The question features an 11-point scale with options ranging from 0 to 10. Based on the number they choose, the respondents fall into three categories, promoters, passives, and detractors.
Here is a breakdown of the categories:
Respondents with a score between 9 and 10 are called promoters. These are considered as loyal and enthusiastic customers, displaying value-creating behaviors. This means they are more likely to promote your products and remain loyal customers for the long-term.
Respondents scoring between 7 and 8 are considered as passives. These are customers that might be satisfied with your product/service and overall customer experience but not impressed enough to recommend it to others.
On the opposite spectrum of promoters, detractors are respondents with a score between 0 and 6. These are customers that are dissatisfied with your product/service and customer experience. Not only are they less likely to make a subsequent purchase, but they might also go as far as discouraging others from buying.
While there are calculators built into market research platforms providing NPS measurement as a perk, it is pretty easy to do the calculations yourself. All you need is an accurate record of survey responses in an Excel sheet where you can easily subtract the total percentage of detractors from the total percentage of promoters.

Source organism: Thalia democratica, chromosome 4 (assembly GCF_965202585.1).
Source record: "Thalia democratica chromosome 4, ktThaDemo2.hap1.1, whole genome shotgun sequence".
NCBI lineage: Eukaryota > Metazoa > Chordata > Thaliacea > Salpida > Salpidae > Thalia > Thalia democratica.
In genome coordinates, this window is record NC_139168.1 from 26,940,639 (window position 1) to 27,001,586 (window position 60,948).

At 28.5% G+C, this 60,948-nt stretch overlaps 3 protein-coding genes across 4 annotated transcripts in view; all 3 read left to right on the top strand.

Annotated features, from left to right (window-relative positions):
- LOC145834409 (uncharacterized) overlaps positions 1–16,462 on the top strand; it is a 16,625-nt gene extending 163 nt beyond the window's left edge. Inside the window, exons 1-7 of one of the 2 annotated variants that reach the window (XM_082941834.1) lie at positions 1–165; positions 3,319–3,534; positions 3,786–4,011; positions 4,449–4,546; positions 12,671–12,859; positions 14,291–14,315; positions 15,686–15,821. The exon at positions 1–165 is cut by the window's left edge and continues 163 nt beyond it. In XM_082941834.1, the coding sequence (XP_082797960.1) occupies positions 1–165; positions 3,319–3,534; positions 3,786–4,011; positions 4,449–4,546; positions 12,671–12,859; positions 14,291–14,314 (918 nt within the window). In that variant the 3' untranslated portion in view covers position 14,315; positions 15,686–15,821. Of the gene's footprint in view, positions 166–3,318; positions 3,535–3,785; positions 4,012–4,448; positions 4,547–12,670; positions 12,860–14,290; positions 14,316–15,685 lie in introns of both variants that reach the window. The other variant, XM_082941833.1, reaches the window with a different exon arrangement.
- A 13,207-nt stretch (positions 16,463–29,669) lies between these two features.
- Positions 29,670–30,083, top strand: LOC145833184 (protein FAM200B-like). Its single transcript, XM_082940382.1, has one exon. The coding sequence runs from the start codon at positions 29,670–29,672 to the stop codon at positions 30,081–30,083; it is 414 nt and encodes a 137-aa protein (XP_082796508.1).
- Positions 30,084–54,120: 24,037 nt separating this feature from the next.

- Start out by sorting responses with a score of 9-10 first and count the total. Then divide the number of promoters by the total number of responses you received and multiple the result with 100 to get the promoter NPS.
- Next, repeat step 1 except, count the number of detractors (scores 6 or lower) to obtain the detractor NPS.
- Subtract the detractor NPS from promoter NPS to get the overall NPS.
Let’s consider you have a total of 600 promoters, 150 passives, and 250 detractors out of a 1000 survey responses. This is what the calculation will look like:
- Promoter NPS = (600/1000)*100 = 60%
- Detractor NPS = (250/1000)*100 = 25%
- Overall NPS = 60% – 25% = 35%
Net Promoter Score Types
There are two types of Scores based on survey administration frequency:
Relational NPS surveys are typically conducted periodically on a regular basis. They can be deployed on a monthly, quarterly or annual basis to measure customer satisfaction. The data obtained may help the company keep up with customer loyalty, providing a benchmark to maintain.
Transactional NPS surveys are typically sent out after every customer interaction. For example, you may receive one after you make a purchase or after you call a customer service representative.you to recommend XYZ to friends or family?):
Creating NPS Surveys
Considering that NPS surveys are based on one question, they are relatively easy to develop. Here are examples of what you can include in your NPS survey in addition to the core question (How likely are you to recommend XYZ to friends or family?):
While not directly impacting the NPS score, demographics like age, gender identity, income, employment status, etc. can help you segment responses when you’re analyzing the data. You don’t have to add these questions as this data can be obtained from CRM portals or existing customer databases.